Wild (California, yellow, or grass) violet, pansy or Johnny –jump-up

This botanical illustration was created by Mardi Niles using a Micron 005 #1 Archival Ink pen and Prismacolor Verithin colored pencils on Bristol Regular paper. It will be the first of several beautiful pieces of native plant art by Mardi you will be seeing on our covers into the near future. 

Viola pedunculata is widespread throughout the coastal portion of our chapter area. It extends inland as far as there is enough moisture. Dr. Hoover reports that it is apparently absent from the desert portions of our county such as the Carrizo Plains. It is always a visible treat along Highway 58 where it can be seen growing in the grass under blue and valley oaks. Of course, it’s best after a moderate- or -better rainy season. The vegetative plant usually appears as a mound out of which the stalked purple streaked yellow flowers arise like little flags. Observe Mardi’s drawing again and imagine scores of them clustered into a tight mound and you will have created the plant’s most common appearance. The 5 petals are of different sizes and arranged to make the flower display with bilateral (left-right) symmetry.

In fact this violet is common enough that it is easy to take it for granted as just another meek but sort of pretty wild flower. But a look at the description of the plant in the Jepson Manual offers an interesting unexplained characteristic: For example, the genus description of Viola states that the species has ‘cleistogamous’ flowers. Cleistogamous flowers are usually tiny inconspicuous flowers in which the flower’s anther lies directly against the receptive portion of the pistil (stigma). They are usually produced deep down in the foliage or in this case deep inside the mound. That is, they are essentially invisible to pollinators. This condition results in seed in which the parents, both mother and father, are the same individual plant. This results in seed that is genetically identical to the parent; i.e. the only genetic variation possible is from extremely somatic rare mutations. It is a process that ensures seed is set regardless of drought or scarcity of pollinators. Unfortunately, this means all the seeds are identical. On the plus side, if the parent plant dies, cleistogamous flowers ensure that seed will be available to produce a replacement. Note that the pretty flowers that wave like flags above the mound are fully exposed to pollinators (chasmogamous) and capable of receiving pollen from other individual violet plants. Thus these flowers produce much seed that is cross pollinated and therefore variable and capable of growing in conditions different from where its parent is growing. Our little common native violet only produces chasmogamous or open pollinated flowers. This fact increases the percentage of variable seed but doesn’t mean all seed is from out-crossing since there is no barrier to pollen arriving from another flower on the same plant.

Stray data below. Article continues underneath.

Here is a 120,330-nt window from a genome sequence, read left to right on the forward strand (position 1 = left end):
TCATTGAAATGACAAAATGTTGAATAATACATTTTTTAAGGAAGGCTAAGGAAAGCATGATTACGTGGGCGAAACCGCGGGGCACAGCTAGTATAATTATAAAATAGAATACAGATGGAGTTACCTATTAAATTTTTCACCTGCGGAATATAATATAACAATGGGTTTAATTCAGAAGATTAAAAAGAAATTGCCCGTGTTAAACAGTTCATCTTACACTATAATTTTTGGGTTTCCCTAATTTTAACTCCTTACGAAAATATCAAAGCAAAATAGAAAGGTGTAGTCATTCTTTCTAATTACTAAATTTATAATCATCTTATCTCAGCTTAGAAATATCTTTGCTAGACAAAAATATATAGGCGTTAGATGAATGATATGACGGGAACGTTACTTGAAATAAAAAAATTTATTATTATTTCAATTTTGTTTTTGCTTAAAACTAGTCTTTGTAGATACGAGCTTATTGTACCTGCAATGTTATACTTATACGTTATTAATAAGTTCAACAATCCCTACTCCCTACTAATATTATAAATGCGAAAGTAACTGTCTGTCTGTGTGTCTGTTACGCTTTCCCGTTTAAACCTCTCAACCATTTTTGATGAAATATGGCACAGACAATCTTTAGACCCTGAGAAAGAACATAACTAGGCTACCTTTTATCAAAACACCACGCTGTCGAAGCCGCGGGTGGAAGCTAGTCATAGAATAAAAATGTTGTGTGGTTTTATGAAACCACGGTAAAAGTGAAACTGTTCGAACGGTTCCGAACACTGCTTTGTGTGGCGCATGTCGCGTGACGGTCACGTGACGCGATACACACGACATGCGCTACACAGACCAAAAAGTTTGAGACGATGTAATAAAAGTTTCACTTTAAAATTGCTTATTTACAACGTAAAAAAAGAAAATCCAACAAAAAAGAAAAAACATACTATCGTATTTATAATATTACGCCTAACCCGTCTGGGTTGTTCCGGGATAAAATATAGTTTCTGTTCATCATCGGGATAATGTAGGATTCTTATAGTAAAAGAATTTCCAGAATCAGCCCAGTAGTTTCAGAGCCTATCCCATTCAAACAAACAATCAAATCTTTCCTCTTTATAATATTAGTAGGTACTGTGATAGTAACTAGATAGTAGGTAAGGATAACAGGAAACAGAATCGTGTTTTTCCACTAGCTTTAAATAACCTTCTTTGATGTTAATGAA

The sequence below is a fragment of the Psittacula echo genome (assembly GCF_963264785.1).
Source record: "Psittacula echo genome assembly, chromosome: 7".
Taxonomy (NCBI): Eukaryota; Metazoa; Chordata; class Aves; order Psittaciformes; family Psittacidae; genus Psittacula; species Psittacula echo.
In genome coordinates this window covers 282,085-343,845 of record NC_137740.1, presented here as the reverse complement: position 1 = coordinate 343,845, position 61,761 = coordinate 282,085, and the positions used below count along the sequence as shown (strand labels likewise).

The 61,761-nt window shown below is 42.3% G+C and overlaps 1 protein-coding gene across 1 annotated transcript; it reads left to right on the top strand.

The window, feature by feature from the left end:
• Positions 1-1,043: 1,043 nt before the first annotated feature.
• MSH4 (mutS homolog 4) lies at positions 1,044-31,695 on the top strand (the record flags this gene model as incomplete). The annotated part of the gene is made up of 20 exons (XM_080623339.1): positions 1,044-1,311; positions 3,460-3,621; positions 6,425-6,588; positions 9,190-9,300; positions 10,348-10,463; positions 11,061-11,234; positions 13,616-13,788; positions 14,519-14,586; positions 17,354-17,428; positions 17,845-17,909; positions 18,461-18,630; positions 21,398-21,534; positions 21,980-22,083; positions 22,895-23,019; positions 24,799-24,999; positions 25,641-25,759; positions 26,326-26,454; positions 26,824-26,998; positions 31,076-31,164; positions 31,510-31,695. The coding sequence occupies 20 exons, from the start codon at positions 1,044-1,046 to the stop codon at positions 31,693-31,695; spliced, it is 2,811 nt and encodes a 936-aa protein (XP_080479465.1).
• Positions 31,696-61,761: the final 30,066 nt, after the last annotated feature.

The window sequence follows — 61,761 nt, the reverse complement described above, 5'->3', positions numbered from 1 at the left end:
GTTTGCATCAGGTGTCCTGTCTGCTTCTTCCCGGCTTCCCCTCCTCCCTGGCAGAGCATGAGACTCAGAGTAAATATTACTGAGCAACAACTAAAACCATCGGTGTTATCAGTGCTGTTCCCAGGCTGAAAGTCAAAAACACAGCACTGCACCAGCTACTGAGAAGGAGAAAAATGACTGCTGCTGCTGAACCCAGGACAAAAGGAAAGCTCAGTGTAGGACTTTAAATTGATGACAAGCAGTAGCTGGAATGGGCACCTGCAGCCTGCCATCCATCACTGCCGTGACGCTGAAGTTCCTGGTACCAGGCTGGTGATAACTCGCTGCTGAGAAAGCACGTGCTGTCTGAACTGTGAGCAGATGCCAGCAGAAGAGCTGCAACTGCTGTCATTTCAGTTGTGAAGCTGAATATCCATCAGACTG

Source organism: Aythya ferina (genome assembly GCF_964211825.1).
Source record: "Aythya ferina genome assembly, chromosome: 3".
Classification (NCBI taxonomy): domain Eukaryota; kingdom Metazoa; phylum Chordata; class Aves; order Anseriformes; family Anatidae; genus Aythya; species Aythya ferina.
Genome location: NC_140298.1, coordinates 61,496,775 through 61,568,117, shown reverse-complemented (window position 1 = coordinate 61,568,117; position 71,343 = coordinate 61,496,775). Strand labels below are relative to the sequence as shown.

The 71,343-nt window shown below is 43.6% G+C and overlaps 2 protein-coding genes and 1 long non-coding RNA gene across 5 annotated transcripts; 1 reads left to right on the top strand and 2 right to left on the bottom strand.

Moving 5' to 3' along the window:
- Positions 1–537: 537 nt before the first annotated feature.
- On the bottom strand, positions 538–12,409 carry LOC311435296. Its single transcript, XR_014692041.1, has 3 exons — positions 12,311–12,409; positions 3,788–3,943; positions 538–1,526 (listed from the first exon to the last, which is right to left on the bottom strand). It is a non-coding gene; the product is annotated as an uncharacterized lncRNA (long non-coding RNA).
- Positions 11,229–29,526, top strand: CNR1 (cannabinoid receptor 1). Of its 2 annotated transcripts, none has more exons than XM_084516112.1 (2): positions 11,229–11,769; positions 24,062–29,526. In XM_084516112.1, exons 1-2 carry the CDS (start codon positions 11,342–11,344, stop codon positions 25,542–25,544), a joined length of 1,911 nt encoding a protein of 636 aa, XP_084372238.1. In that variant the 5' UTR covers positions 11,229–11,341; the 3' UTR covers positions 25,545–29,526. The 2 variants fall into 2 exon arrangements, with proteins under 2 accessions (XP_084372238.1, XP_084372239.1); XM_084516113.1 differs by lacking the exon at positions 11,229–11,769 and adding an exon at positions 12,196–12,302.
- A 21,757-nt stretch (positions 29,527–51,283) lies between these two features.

There is no real unanimity on the common name of our violet. A short search of the Internet and the wildflower books on my shelf turned up: ‘violet’, ‘Johnny jump up’, ‘pansy’, as well as ‘California violet’, ‘yellow violet’, and finally, ‘grass violet’. Note Johnny jump-up or pansy can be used with any of the names above. All of these names are variations of the common names associated with the genus Viola or with the very commonly grown introduced, violet, pansy or Johnny-jump-up (Viola tricolor) found in many gardens. Yellow refers to the dominant flower color and grass refers to its preferred habitat. Violet refers to the variations in violet color found in many species in the genus. However, remember our violet is yellow. California refers to the state that contains most of our violet’s range

Dirk Walters